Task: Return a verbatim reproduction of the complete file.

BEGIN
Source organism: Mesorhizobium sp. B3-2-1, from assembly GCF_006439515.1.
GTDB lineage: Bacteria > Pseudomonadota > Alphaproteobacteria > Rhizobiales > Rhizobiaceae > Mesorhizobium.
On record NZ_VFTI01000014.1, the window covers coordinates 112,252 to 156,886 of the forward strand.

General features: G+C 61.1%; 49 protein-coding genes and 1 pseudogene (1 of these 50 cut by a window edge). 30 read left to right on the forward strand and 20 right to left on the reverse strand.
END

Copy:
Source organism: Mesorhizobium sp. B3-2-1, from assembly GCF_006439515.1.
GTDB lineage: Bacteria > Pseudomonadota > Alphaproteobacteria > Rhizobiales > Rhizobiaceae > Mesorhizobium.
On record NZ_VFTI01000014.1, the window covers coordinates 112,252 to 156,886 of the forward strand.

General features: G+C 61.1%; 49 protein-coding genes and 1 pseudogene (1 of these 50 cut by a window edge). 30 read left to right on the forward strand and 20 right to left on the reverse strand.